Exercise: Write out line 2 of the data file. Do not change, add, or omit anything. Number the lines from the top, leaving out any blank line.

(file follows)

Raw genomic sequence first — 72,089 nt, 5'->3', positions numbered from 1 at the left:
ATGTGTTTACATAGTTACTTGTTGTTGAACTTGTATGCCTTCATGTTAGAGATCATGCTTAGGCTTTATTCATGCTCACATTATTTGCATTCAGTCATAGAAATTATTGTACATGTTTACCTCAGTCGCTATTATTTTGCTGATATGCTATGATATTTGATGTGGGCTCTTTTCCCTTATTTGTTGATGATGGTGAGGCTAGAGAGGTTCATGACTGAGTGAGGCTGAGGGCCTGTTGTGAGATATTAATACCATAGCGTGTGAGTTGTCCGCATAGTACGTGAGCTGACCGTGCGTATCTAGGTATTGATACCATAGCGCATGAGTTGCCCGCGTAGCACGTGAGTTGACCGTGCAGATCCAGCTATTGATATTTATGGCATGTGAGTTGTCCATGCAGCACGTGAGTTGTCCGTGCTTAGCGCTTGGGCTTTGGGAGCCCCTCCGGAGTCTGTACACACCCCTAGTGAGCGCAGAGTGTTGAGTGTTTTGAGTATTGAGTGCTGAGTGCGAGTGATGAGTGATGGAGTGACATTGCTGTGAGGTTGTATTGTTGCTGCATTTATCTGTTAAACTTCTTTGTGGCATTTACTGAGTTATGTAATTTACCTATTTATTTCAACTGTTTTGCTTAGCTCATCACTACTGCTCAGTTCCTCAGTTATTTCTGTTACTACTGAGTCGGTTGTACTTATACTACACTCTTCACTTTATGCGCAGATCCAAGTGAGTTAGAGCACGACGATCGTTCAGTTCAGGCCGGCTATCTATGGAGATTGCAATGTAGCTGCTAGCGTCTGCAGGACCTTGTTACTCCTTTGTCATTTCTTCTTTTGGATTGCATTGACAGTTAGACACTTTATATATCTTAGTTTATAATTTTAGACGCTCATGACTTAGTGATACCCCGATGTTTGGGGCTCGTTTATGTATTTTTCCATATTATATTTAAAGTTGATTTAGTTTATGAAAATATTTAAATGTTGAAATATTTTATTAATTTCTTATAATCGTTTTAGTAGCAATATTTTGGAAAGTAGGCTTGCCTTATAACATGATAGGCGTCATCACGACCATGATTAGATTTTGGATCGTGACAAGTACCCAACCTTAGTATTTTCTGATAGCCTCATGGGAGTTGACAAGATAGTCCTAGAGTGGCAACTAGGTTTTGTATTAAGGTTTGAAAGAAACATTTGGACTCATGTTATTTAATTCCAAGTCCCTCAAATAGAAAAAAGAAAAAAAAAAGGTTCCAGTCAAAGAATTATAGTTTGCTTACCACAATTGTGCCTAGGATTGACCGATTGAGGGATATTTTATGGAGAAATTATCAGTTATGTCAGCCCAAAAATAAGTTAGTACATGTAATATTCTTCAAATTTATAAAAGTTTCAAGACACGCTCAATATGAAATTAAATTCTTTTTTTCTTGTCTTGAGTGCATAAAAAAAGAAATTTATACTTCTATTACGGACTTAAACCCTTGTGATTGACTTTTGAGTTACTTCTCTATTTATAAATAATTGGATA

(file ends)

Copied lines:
ATGTGTTTACATAGTTACTTGTTGTTGAACTTGTATGCCTTCATGTTAGAGATCATGCTTAGGCTTTATTCATGCTCACATTATTTGCATTCAGTCATAGAAATTATTGTACATGTTTACCTCAGTCGCTATTATTTTGCTGATATGCTATGATATTTGATGTGGGCTCTTTTCCCTTATTTGTTGATGATGGTGAGGCTAGAGAGGTTCATGACTGAGTGAGGCTGAGGGCCTGTTGTGAGATATTAATACCATAGCGTGTGAGTTGTCCGCATAGTACGTGAGCTGACCGTGCGTATCTAGGTATTGATACCATAGCGCATGAGTTGCCCGCGTAGCACGTGAGTTGACCGTGCAGATCCAGCTATTGATATTTATGGCATGTGAGTTGTCCATGCAGCACGTGAGTTGTCCGTGCTTAGCGCTTGGGCTTTGGGAGCCCCTCCGGAGTCTGTACACACCCCTAGTGAGCGCAGAGTGTTGAGTGTTTTGAGTATTGAGTGCTGAGTGCGAGTGATGAGTGATGGAGTGACATTGCTGTGAGGTTGTATTGTTGCTGCATTTATCTGTTAAACTTCTTTGTGGCATTTACTGAGTTATGTAATTTACCTATTTATTTCAACTGTTTTGCTTAGCTCATCACTACTGCTCAGTTCCTCAGTTATTTCTGTTACTACTGAGTCGGTTGTACTTATACTACACTCTTCACTTTATGCGCAGATCCAAGTGAGTTAGAGCACGACGATCGTTCAGTTCAGGCCGGCTATCTATGGAGATTGCAATGTAGCTGCTAGCGTCTGCAGGACCTTGTTACTCCTTTGTCATTTCTTCTTTTGGATTGCATTGACAGTTAGACACTTTATATATCTTAGTTTATAATTTTAGACGCTCATGACTTAGTGATACCCCGATGTTTGGGGCTCGTTTATGTATTTTTCCATATTATATTTAAAGTTGATTTAGTTTATGAAAATATTTAAATGTTGAAATATTTTATTAATTTCTTATAATCGTTTTAGTAGCAATATTTTGGAAAGTAGGCTTGCCTTATAACATGATAGGCGTCATCACGACCATGATTAGATTTTGGATCGTGACAAGTACCCAACCTTAGTATTTTCTGATAGCCTCATGGGAGTTGACAAGATAGTCCTAGAGTGGCAACTAGGTTTTGTATTAAGGTTTGAAAGAAACATTTGGACTCATGTTATTTAATTCCAAGTCCCTCAAATAGAAAAAAGAAAAAAAAAAGGTTCCAGTCAAAGAATTATAGTTTGCTTACCACAATTGTGCCTAGGATTGACCGATTGAGGGATATTTTATGGAGAAATTATCAGTTATGTCAGCCCAAAAATAAGTTAGTACATGTAATATTCTTCAAATTTATAAAAGTTTCAAGACACGCTCAATATGAAATTAAATTCTTTTTTTCTTGTCTTGAGTGCATAAAAAAAGAAATTTATACTTCTATTACGGACTTAAACCCTTGTGATTGACTTTTGAGTTACTTCTCTATTTATAAATAATTGGATA